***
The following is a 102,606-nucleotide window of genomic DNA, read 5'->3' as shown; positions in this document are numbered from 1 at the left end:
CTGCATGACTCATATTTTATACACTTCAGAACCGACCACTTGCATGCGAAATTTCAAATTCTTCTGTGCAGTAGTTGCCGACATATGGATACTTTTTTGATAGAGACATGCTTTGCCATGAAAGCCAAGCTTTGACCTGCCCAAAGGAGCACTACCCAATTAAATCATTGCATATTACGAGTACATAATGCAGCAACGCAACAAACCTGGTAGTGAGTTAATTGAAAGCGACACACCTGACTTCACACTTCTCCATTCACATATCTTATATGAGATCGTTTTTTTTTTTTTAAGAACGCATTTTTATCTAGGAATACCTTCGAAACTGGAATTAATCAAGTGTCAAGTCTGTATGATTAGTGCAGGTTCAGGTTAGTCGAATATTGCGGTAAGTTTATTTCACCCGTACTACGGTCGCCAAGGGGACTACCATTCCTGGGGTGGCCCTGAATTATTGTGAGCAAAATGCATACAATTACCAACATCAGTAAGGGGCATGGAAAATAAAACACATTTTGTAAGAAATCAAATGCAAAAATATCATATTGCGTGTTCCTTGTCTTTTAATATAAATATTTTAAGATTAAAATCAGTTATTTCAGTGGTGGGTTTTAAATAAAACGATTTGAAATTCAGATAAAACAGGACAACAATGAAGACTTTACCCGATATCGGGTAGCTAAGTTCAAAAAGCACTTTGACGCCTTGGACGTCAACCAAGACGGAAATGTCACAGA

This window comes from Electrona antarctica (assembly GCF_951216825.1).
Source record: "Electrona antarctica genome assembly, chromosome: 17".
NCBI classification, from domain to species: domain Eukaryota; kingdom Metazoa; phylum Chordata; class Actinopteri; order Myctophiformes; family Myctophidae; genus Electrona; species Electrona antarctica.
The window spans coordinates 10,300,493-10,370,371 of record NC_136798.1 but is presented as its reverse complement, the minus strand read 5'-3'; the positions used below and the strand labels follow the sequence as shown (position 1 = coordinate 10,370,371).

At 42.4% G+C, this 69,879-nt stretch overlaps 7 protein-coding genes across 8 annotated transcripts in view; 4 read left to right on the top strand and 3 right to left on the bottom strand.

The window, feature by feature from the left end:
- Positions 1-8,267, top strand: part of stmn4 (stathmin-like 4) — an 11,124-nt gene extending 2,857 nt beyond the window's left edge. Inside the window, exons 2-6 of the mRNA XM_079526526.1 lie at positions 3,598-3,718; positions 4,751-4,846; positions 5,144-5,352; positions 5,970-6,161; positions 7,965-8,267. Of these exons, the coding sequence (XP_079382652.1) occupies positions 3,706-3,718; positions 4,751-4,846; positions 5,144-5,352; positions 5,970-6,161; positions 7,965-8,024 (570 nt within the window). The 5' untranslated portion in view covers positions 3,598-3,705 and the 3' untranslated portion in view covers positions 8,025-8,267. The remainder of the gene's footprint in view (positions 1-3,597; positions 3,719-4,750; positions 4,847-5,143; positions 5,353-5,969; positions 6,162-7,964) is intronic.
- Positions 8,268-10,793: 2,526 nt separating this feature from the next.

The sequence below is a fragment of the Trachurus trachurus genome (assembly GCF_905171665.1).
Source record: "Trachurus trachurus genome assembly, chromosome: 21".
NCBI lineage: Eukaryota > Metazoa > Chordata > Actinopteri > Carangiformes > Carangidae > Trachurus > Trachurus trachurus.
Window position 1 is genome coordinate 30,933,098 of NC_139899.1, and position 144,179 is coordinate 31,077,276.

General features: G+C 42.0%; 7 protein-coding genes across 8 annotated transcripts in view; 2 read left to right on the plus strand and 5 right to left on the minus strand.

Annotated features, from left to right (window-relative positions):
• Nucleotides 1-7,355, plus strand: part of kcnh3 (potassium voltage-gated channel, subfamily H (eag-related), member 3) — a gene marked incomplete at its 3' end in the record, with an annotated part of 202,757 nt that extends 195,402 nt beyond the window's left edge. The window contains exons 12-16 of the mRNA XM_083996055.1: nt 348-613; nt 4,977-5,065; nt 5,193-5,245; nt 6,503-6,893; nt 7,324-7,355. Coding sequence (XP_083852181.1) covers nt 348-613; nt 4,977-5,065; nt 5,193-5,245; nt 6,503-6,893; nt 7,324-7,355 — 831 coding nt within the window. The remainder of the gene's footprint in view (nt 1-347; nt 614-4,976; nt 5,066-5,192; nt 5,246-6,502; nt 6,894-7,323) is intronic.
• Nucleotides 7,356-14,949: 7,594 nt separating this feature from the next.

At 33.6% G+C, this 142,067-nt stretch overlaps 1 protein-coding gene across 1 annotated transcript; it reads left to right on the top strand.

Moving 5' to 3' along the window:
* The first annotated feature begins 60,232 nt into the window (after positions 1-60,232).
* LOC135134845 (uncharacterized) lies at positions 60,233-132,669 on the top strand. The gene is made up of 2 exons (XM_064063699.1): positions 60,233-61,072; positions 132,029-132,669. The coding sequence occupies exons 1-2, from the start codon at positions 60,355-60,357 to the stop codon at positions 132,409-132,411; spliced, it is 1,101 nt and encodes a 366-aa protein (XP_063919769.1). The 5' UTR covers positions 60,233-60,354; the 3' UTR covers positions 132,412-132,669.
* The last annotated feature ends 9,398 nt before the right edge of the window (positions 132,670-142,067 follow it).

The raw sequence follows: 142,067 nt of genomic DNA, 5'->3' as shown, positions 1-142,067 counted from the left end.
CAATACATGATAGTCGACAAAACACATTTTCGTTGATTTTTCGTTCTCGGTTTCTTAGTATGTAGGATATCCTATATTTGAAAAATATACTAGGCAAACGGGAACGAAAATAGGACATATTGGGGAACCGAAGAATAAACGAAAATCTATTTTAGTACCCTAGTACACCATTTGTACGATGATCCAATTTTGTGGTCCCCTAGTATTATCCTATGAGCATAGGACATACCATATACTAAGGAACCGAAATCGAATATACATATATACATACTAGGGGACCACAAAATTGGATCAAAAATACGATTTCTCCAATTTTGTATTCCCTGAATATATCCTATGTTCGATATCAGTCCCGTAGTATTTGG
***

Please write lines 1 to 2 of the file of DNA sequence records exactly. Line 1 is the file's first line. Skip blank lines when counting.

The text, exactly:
The following is a 102,606-nucleotide window of genomic DNA, read 5'->3' as shown; positions in this document are numbered from 1 at the left end:
CTGCATGACTCATATTTTATACACTTCAGAACCGACCACTTGCATGCGAAATTTCAAATTCTTCTGTGCAGTAGTTGCCGACATATGGATACTTTTTTGATAGAGACATGCTTTGCCATGAAAGCCAAGCTTTGACCTGCCCAAAGGAGCACTACCCAATTAAATCATTGCATATTACGAGTACATAATGCAGCAACGCAACAAACCTGGTAGTGAGTTAATTGAAAGCGACACACCTGACTTCACACTTCTCCATTCACATATCTTATATGAGATCGTTTTTTTTTTTTTAAGAACGCATTTTTATCTAGGAATACCTTCGAAACTGGAATTAATCAAGTGTCAAGTCTGTATGATTAGTGCAGGTTCAGGTTAGTCGAATATTGCGGTAAGTTTATTTCACCCGTACTACGGTCGCCAAGGGGACTACCATTCCTGGGGTGGCCCTGAATTATTGTGAGCAAAATGCATACAATTACCAACATCAGTAAGGGGCATGGAAAATAAAACACATTTTGTAAGAAATCAAATGCAAAAATATCATATTGCGTGTTCCTTGTCTTTTAATATAAATATTTTAAGATTAAAATCAGTTATTTCAGTGGTGGGTTTTAAATAAAACGATTTGAAATTCAGATAAAACAGGACAACAATGAAGACTTTACCCGATATCGGGTAGCTAAGTTCAAAAAGCACTTTGACGCCTTGGACGTCAACCAAGACGGAAATGTCACAGA